5 Ways to Spot a Lottery Scam

You get a phone call or a letter in the mail informing you that you just won millions in a lottery. Could this be your lucky day? More than likely, no, as this is a very common scam that preys on your excitement to claim a big prize.
To finish out our series of scams, did you know that in 2017, nearly 500,000 people fell victim to lottery scams? The reported losses alone totaled $117 million and that’s only what was reported. The actual number of victims and losses are probably larger, as many victims are too embarrassed to report it. These scams, commonly referred to as “advance fee”, “lottery” or “sweepstake” scam, often begin with fraudsters informing you that you’ve won a lottery or sweepstake raffle. You are issued a check worth more than the amount owed and instructed to pay “taxes and fees” before receiving a lump sum payment. Unfortunately, the check, in addition to the raffle, is false.
There is no legitimate reason for someone who is giving you money to ask you to send money back. That’s a huge red flag that it’s a scam. To help prevent you from falling victim to this scam, here are some helpful tips to keep you from getting tricked.
* Don’t be fooled by the appearance of the check. Scam artists are using sophisticated technology to create legitimate looking counterfeit checks. Some are counterfeit money orders, some are phony cashier’s checks and others look like they are from legitimate business accounts. The company name may be real, but someone has forged the checks without their knowledge.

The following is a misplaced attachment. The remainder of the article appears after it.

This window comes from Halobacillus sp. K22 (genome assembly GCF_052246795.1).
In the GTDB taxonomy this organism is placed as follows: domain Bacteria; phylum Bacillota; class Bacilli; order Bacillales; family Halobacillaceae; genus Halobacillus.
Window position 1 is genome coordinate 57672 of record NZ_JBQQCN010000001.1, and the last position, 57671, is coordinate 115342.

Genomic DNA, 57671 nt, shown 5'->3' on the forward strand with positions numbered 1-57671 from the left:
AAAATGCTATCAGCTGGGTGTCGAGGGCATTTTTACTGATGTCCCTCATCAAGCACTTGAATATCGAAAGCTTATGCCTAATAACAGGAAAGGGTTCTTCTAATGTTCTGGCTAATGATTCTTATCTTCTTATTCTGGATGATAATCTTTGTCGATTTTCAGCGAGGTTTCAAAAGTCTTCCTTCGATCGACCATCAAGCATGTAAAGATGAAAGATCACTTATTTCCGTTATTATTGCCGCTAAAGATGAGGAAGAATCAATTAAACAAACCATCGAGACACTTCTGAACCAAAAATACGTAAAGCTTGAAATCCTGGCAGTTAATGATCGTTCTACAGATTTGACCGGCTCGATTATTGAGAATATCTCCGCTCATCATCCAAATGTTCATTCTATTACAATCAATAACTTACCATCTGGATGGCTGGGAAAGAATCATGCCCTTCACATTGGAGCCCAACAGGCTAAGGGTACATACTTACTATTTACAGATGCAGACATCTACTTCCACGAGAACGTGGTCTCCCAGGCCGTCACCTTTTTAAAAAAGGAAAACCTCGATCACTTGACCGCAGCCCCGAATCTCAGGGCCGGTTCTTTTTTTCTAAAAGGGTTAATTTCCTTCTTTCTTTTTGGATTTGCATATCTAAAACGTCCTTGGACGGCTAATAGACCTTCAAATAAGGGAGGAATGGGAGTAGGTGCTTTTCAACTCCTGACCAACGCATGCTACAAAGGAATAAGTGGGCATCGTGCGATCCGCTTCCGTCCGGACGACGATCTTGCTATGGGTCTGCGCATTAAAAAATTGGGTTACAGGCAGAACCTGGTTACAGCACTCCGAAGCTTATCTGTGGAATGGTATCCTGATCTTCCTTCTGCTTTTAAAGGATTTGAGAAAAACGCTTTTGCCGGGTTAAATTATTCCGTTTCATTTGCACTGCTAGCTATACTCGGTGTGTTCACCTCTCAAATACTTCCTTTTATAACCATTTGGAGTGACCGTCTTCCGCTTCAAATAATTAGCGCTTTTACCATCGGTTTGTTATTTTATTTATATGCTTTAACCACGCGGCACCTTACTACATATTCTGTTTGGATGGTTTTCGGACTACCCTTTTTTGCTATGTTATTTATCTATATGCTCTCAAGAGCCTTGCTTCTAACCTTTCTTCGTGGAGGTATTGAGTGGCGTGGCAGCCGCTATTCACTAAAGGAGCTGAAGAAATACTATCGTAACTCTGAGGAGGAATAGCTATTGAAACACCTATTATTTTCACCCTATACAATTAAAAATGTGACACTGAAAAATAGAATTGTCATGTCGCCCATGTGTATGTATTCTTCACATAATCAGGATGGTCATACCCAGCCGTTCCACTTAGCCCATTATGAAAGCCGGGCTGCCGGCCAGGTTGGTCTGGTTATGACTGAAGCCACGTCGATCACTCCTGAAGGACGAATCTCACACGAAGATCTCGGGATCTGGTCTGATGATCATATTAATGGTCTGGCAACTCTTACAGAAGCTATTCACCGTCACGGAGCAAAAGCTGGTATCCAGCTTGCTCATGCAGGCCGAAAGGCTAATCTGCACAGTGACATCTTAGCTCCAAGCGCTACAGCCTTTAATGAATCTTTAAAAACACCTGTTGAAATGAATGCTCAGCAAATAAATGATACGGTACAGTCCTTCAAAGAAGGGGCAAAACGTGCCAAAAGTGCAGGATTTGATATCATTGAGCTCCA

* Verify the requestor before you wire or issue a check. It is important to know who you are sending money to before you send it. Just because someone contacted you doesn’t mean they are a trusted source.
* Ensure a check has “cleared” to be most safe. Under federal law, banks must make deposited funds available quickly, but just because you can withdraw the money doesn’t mean the check is good, even if it’s a cashier’s check or money order. Be sure to ask if the check has cleared, not merely if the funds are available before you decide to spend the money.
* Report any suspected fraud to your bank immediately. Bank staff are experts in spotting fraudulent checks. If you think someone is trying to pull a fake check scam, don’t deposit it— report it. Contact your local bank or the National Consumers League’s Fraud Center, fraud.org.